Home News Concerns about Iran are keeping Netanyahu heartened at home. at present.

Concerns about Iran are keeping Netanyahu heartened at home. at present.


Prime Minister Benjamin Netanyahu’s political future appears bleak since the deadliest Hamas-led attack in Israel’s history last October, with critics blaming him for security failures and his poll ratings plummeting.

But this week’s confrontation between Israel and Iran — including Friday’s Israeli retaliation for Iran’s missile attacks over the weekend — could help change that dynamic, at least temporarily. Mr Netanyahu is now in his strongest domestic position since the October attacks, although his global standing has declined amid anger over Israel’s war in Gaza.

“This is his best week since October,” said Netanyahu biographer Mazal Mualem. “We are all afraid of Iran because of all the nuclear power they may have. That is why this week we can see Bibi recovering,” Ms Moallem said, calling Mr Netanyahu by his nickname.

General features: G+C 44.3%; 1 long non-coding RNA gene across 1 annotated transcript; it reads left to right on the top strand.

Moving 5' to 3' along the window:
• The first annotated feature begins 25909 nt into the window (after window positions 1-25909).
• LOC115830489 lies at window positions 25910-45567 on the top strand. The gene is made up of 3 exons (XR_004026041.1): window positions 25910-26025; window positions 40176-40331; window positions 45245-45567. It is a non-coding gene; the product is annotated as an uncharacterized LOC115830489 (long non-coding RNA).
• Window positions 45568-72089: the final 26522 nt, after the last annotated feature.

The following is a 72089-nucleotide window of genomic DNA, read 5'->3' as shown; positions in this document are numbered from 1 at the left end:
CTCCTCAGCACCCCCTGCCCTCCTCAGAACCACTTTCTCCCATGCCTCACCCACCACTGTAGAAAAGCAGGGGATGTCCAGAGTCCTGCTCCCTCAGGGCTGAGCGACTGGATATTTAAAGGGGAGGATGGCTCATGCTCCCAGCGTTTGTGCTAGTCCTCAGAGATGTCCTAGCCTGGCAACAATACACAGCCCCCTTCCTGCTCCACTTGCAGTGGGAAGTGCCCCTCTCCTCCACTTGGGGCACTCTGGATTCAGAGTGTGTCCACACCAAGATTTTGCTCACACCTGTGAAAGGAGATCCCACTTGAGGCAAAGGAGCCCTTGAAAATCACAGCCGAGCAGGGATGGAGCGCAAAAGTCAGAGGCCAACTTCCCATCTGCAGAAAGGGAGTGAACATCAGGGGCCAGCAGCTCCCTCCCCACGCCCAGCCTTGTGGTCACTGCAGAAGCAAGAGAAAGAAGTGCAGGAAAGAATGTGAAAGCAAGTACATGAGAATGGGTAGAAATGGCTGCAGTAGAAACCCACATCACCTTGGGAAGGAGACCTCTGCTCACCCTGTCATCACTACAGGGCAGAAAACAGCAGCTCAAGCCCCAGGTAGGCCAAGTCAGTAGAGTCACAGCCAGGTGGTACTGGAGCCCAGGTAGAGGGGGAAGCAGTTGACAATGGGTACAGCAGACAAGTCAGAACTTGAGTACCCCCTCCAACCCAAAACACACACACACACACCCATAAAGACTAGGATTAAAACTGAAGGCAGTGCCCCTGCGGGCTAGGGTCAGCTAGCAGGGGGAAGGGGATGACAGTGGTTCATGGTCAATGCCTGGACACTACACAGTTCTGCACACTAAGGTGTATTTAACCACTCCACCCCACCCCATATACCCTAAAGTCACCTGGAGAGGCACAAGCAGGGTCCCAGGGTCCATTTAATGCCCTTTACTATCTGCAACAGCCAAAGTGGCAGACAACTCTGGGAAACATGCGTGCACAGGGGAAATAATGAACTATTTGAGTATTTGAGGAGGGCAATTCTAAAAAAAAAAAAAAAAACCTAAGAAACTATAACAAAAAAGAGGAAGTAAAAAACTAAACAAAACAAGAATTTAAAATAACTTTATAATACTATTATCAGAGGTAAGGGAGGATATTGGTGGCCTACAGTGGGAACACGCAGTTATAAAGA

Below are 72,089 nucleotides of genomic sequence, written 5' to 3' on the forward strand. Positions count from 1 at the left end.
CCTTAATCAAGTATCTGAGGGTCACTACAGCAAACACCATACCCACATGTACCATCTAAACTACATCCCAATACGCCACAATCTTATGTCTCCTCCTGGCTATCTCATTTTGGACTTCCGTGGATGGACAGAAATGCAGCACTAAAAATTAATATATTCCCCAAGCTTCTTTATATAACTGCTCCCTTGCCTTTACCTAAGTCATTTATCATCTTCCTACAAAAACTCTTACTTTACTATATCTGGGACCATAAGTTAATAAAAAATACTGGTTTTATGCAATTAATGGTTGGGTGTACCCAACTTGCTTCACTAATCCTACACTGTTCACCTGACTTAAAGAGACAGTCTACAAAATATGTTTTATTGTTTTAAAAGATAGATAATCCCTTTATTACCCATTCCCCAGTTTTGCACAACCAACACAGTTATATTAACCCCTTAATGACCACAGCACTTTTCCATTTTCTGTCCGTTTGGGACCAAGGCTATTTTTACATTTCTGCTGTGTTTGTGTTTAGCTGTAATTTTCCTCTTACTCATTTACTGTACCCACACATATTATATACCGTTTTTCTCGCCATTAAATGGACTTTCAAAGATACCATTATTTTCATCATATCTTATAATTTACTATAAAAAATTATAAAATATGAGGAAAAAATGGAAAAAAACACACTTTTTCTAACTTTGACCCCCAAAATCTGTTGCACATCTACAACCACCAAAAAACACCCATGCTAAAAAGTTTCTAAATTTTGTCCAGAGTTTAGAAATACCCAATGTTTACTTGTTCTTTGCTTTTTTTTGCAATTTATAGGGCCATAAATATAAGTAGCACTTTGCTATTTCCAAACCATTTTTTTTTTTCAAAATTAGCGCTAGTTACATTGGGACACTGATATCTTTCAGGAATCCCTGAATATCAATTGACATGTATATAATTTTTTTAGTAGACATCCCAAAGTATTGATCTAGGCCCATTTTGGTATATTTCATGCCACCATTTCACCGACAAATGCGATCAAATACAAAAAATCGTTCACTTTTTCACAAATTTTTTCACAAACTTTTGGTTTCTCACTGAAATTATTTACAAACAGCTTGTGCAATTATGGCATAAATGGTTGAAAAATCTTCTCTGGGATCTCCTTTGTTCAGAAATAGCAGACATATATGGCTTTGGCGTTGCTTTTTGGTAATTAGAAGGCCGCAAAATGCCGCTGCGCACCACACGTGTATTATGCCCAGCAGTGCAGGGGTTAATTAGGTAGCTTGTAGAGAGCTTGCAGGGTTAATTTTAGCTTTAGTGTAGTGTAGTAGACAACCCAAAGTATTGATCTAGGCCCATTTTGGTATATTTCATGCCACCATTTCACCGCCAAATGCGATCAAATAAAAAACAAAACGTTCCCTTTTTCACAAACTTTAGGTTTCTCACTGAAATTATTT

Mr Netanyahu’s far-right coalition still trails the main opposition group in opinion polls and he could still lose if an election is held tomorrow. But the latest survey shows that gap has more than halved since October. His personal approval rating edged up to 37%, just 5 percentage points lower than his main rival Benny Gantz – one of the smallest approval ratings since the war began.

Analysts attribute part of the limited recovery to Israel’s conflict with Iran, which attacked an Iranian diplomatic compound in Syria, killing seven people in a once-secret war that turned into an open confrontation this month . The attack prompted Iran to launch its first direct attack on Israeli territory last weekend, followed by Israeli retaliation in Iran on Friday.

For now at least, the tensions have diverted some domestic attention away from Mr. Netanyahu’s failures in the war against Hamas in Gaza and played to Mr. Netanyahu’s advantage.